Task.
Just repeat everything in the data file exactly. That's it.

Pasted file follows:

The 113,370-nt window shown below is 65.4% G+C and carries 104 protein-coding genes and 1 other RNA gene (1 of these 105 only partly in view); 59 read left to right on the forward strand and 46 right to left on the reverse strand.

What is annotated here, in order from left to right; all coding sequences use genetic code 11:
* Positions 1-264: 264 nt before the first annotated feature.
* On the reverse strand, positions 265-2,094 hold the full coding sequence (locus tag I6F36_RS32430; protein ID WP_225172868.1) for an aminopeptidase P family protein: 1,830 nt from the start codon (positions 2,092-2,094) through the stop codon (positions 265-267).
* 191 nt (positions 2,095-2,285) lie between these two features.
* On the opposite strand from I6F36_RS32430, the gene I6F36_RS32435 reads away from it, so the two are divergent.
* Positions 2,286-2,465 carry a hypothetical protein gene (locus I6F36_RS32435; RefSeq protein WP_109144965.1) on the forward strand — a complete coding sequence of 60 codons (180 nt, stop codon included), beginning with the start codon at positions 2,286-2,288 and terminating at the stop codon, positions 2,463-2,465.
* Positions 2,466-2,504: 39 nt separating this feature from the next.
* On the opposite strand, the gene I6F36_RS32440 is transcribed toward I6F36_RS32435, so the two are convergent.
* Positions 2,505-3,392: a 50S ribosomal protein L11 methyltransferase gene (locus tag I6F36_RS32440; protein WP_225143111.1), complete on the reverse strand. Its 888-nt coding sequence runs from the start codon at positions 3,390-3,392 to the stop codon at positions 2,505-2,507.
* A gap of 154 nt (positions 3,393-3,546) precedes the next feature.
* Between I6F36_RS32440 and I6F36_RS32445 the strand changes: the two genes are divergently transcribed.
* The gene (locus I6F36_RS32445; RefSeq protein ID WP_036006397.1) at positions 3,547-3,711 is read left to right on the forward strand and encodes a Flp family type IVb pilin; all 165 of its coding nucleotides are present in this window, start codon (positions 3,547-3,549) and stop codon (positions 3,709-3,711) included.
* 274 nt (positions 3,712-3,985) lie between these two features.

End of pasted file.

The 113,370-nt window shown below is 65.4% G+C and carries 104 protein-coding genes and 1 other RNA gene (1 of these 105 only partly in view); 59 read left to right on the forward strand and 46 right to left on the reverse strand.

What is annotated here, in order from left to right; all coding sequences use genetic code 11:
* Positions 1-264: 264 nt before the first annotated feature.
* On the reverse strand, positions 265-2,094 hold the full coding sequence (locus tag I6F36_RS32430; protein ID WP_225172868.1) for an aminopeptidase P family protein: 1,830 nt from the start codon (positions 2,092-2,094) through the stop codon (positions 265-267).
* 191 nt (positions 2,095-2,285) lie between these two features.
* On the opposite strand from I6F36_RS32430, the gene I6F36_RS32435 reads away from it, so the two are divergent.
* Positions 2,286-2,465 carry a hypothetical protein gene (locus I6F36_RS32435; RefSeq protein WP_109144965.1) on the forward strand — a complete coding sequence of 60 codons (180 nt, stop codon included), beginning with the start codon at positions 2,286-2,288 and terminating at the stop codon, positions 2,463-2,465.
* Positions 2,466-2,504: 39 nt separating this feature from the next.
* On the opposite strand, the gene I6F36_RS32440 is transcribed toward I6F36_RS32435, so the two are convergent.
* Positions 2,505-3,392: a 50S ribosomal protein L11 methyltransferase gene (locus tag I6F36_RS32440; protein WP_225143111.1), complete on the reverse strand. Its 888-nt coding sequence runs from the start codon at positions 3,390-3,392 to the stop codon at positions 2,505-2,507.
* A gap of 154 nt (positions 3,393-3,546) precedes the next feature.
* Between I6F36_RS32440 and I6F36_RS32445 the strand changes: the two genes are divergently transcribed.
* The gene (locus I6F36_RS32445; RefSeq protein ID WP_036006397.1) at positions 3,547-3,711 is read left to right on the forward strand and encodes a Flp family type IVb pilin; all 165 of its coding nucleotides are present in this window, start codon (positions 3,547-3,549) and stop codon (positions 3,709-3,711) included.
* 274 nt (positions 3,712-3,985) lie between these two features.